Gatti J.R.J, Goeschl T, Groom B and Swanson T (2011). ‘The Biodiversity Bargaining Problem’. Environmental and Resource Economics, 48(4), pp. 609-630.

Groom B and Palmer C (2010). Cost Effective Provision of Environmental Services: The Importance of Market Constraints. Environment and Development Economics, 15(2), pp. 219-240.

Groom B, Grosjean P, Kontoleon A, Swanson T and Zhang S (2010). ‘Relaxing Constraints with Compensation: A win-win policy for poverty and environment in China?’. Oxford Economics Papers, 62(1), pp. 132-156.

Groom B, Koundouri P, Nauges C and Thomas A (2008). ‘The Story of the Moment: Risk Averse Cypriot Farmers respond to Drought Management’. Applied Economics, 40, pp. 315–326.

Hepburn C and Groom B (2007). ‘Gamma Discounting and Expected Net Future Value’. Journal of Environmental Economics and Management, 53(1), pp. 99-109.

Groom B, Koundouri P, Panipoulou K and Pantelides T (2007). ‘Declining Discount Rates: How much does model selection affect the certainty equivalent discount rate?’ Journal of Applied Econometrics, 22(3), pp. 641-656.

Groom B, Kontoleon A, Swanson T (2007). ‘Valuing Complex Goods: Or, can you get anything out of experts other than a decision?’. Research in Law and Economics, 23, pp. 301-331.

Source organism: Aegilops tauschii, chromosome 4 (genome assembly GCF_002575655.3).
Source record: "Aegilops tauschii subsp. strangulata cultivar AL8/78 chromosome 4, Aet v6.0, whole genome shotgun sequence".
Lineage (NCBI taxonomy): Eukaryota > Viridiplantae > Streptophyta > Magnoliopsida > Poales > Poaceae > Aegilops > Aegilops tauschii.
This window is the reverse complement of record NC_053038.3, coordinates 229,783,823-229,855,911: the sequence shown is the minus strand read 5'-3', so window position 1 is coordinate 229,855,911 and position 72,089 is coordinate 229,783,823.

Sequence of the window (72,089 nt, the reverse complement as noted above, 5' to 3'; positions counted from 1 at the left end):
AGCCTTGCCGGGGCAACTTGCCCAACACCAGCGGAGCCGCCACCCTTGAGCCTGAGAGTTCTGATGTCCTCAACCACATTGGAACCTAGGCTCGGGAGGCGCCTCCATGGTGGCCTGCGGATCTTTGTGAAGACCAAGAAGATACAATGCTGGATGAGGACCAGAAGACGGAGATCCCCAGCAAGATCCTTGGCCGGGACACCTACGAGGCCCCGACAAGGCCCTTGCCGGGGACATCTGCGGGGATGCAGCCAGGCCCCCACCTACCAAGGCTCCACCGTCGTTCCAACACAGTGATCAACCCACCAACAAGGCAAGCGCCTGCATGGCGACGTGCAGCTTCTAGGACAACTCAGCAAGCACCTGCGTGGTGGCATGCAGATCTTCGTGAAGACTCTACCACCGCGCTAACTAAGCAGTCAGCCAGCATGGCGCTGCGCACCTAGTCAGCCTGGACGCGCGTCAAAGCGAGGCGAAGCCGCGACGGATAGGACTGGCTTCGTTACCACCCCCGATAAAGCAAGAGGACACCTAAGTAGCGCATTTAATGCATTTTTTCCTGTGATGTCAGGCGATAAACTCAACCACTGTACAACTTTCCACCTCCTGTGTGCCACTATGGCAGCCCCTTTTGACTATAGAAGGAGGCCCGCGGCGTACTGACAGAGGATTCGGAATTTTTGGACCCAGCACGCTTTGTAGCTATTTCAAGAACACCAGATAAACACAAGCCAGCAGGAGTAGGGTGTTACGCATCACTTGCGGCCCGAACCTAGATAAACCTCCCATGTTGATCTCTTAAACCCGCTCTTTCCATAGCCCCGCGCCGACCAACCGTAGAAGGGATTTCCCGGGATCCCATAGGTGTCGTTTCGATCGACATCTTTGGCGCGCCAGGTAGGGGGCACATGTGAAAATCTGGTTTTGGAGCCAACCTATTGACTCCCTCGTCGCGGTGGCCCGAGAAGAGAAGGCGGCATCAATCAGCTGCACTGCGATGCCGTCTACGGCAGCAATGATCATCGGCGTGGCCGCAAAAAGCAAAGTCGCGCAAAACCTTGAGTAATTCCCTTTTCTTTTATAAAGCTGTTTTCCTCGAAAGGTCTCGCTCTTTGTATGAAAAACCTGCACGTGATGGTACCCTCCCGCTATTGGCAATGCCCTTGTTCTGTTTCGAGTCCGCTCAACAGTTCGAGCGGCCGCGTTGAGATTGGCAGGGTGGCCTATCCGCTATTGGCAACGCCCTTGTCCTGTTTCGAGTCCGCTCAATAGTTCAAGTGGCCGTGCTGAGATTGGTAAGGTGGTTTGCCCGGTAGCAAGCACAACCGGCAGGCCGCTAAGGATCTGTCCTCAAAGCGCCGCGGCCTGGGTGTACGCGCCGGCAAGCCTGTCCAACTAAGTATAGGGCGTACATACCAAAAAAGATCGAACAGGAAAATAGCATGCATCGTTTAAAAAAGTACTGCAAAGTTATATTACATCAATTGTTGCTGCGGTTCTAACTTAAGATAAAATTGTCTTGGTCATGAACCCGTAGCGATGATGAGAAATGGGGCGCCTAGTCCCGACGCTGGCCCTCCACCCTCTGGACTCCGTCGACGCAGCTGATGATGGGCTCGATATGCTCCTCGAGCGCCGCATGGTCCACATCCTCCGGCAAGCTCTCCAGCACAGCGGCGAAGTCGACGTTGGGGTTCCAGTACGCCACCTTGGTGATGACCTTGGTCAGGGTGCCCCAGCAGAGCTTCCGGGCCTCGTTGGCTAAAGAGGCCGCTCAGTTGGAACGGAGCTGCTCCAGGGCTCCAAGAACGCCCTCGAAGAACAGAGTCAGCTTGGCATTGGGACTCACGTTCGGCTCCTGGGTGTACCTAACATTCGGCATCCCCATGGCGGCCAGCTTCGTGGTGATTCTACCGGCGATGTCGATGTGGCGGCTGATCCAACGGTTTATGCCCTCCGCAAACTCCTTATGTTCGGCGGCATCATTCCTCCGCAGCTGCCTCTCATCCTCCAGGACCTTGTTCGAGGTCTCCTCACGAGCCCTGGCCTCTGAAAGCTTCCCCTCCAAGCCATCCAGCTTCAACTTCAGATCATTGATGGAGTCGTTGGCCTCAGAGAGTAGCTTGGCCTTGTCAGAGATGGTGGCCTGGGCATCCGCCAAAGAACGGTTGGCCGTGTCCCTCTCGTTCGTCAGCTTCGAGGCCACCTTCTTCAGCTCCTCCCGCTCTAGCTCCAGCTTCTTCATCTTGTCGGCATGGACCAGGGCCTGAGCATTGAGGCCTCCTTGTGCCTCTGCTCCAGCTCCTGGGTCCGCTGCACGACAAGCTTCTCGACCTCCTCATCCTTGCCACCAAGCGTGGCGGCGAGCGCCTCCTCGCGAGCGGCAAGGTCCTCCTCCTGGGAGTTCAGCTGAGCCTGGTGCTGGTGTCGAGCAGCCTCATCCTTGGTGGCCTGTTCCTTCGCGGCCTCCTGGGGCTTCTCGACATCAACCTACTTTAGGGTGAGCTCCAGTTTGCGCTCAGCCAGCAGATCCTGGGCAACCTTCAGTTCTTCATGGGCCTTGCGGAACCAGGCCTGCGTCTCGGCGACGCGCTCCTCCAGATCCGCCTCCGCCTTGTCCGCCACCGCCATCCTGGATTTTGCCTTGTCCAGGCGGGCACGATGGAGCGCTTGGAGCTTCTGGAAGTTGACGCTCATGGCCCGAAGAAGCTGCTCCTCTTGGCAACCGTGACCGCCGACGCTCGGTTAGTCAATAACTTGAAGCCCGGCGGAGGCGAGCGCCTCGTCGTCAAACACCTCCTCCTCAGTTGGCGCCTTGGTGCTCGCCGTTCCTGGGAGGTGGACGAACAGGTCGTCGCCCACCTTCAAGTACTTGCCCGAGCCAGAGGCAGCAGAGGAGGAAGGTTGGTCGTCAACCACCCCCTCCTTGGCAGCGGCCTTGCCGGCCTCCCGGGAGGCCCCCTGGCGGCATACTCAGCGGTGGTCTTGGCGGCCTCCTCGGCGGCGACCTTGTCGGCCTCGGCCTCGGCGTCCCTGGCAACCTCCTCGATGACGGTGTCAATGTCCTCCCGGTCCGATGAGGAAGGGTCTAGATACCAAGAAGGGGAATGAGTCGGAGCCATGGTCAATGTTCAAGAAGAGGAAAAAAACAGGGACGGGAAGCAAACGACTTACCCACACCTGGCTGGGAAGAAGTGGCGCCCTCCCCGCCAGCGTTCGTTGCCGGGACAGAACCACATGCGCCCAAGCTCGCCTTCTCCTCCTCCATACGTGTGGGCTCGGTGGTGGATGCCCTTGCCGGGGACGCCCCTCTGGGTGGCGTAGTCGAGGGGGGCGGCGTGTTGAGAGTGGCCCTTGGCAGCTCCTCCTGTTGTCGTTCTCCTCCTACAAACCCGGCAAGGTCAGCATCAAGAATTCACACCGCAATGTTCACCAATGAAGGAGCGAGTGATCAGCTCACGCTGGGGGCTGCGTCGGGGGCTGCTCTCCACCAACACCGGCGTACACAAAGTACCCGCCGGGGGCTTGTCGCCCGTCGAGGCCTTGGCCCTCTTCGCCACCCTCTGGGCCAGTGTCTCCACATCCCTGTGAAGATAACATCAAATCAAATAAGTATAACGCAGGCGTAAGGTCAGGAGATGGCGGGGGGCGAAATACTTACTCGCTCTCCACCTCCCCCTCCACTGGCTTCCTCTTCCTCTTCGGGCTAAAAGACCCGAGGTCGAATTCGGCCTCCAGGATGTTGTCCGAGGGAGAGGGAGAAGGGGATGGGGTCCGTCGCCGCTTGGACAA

Groom B, Hepburn C, Koundouri P and Pearce D (2005).  ‘Declining Discount Rates: the long and the short of it’. Environmental and Resource Economics, 32(4), pp. 445-493.


Research - 2023

The authors of this paper develop a method to establish the value of temporary offset projects with a given risk of failure and show that this value is always positive. They find that to compensate for one tonne of fossil fuel emissions, 2 to 3 tonnes of carbon need to be stored in a forest if the project stops being additional after 50 years. Read more

Research - 2021

Research - 2020

In this paper the authors show that if society is averse to income inequality, a government that is concerned with societal wellbeing would choose paths of economic growth that focus not only on the size of the overall ‘pie’ but also on how the pie is shared. Read more

Research - 2019

The authors of this paper show theoretically that lack of credibility introduces a present bias, as subjects internalise the uncertainty. Hence, experiments that do not ensure credibility may erroneously conclude that observed behaviour is driven by hyperbolic pure time preferences, rather than the rational response to non-credible payoffs. Read more

Research - 2018

Research - 2017

Research - 2016

Research - 2015

Research - 2014

Research - 2013


Policy - 2023

Policy - 2018


Events - 2019

Events - 2017

Events - 2016


News - 2022

News - 2020

A new paper published in Nature Climate Change shows that despite appearances to the contrary, the Nobel Prize-winning DICE ‘climate and economy’ model and the UN’s climate targets are in fact pulling in the same direction. Read more